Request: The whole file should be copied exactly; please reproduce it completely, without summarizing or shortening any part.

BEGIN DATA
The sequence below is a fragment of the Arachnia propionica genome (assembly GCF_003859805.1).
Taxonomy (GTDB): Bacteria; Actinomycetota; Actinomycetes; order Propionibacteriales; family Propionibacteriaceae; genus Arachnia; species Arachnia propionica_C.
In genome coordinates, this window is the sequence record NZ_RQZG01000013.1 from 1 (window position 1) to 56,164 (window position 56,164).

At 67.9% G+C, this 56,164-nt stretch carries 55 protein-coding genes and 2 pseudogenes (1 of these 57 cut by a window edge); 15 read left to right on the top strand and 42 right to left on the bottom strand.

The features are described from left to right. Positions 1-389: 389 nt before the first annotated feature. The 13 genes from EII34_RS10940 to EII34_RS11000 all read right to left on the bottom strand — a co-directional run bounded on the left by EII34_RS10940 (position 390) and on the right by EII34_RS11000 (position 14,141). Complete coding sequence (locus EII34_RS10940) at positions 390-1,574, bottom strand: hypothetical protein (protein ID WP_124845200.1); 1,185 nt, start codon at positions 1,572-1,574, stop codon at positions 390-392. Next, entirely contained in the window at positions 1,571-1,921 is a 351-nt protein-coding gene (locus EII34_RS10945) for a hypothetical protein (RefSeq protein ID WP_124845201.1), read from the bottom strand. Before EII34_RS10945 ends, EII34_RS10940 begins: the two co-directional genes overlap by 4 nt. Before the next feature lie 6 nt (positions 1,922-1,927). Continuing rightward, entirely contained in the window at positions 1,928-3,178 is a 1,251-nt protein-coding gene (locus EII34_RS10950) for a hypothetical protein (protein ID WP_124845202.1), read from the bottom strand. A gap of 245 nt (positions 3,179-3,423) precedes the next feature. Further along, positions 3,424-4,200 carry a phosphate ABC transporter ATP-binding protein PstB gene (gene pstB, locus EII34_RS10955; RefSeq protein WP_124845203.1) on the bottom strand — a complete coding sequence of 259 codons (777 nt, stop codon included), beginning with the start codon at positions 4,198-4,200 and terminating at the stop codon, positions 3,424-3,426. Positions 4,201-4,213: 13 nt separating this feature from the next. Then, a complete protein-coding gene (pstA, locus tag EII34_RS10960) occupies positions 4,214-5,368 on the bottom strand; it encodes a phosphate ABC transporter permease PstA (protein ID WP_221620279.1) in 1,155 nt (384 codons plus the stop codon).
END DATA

The sequence below is a fragment of the Arachnia propionica genome (assembly GCF_003859805.1).
Taxonomy (GTDB): Bacteria; Actinomycetota; Actinomycetes; order Propionibacteriales; family Propionibacteriaceae; genus Arachnia; species Arachnia propionica_C.
In genome coordinates, this window is the sequence record NZ_RQZG01000013.1 from 1 (window position 1) to 56,164 (window position 56,164).

At 67.9% G+C, this 56,164-nt stretch carries 55 protein-coding genes and 2 pseudogenes (1 of these 57 cut by a window edge); 15 read left to right on the top strand and 42 right to left on the bottom strand.

The features are described from left to right. Positions 1-389: 389 nt before the first annotated feature. The 13 genes from EII34_RS10940 to EII34_RS11000 all read right to left on the bottom strand — a co-directional run bounded on the left by EII34_RS10940 (position 390) and on the right by EII34_RS11000 (position 14,141). Complete coding sequence (locus EII34_RS10940) at positions 390-1,574, bottom strand: hypothetical protein (protein ID WP_124845200.1); 1,185 nt, start codon at positions 1,572-1,574, stop codon at positions 390-392. Next, entirely contained in the window at positions 1,571-1,921 is a 351-nt protein-coding gene (locus EII34_RS10945) for a hypothetical protein (RefSeq protein ID WP_124845201.1), read from the bottom strand. Before EII34_RS10945 ends, EII34_RS10940 begins: the two co-directional genes overlap by 4 nt. Before the next feature lie 6 nt (positions 1,922-1,927). Continuing rightward, entirely contained in the window at positions 1,928-3,178 is a 1,251-nt protein-coding gene (locus EII34_RS10950) for a hypothetical protein (protein ID WP_124845202.1), read from the bottom strand. A gap of 245 nt (positions 3,179-3,423) precedes the next feature. Further along, positions 3,424-4,200 carry a phosphate ABC transporter ATP-binding protein PstB gene (gene pstB, locus EII34_RS10955; RefSeq protein WP_124845203.1) on the bottom strand — a complete coding sequence of 259 codons (777 nt, stop codon included), beginning with the start codon at positions 4,198-4,200 and terminating at the stop codon, positions 3,424-3,426. Positions 4,201-4,213: 13 nt separating this feature from the next. Then, a complete protein-coding gene (pstA, locus tag EII34_RS10960) occupies positions 4,214-5,368 on the bottom strand; it encodes a phosphate ABC transporter permease PstA (protein ID WP_221620279.1) in 1,155 nt (384 codons plus the stop codon).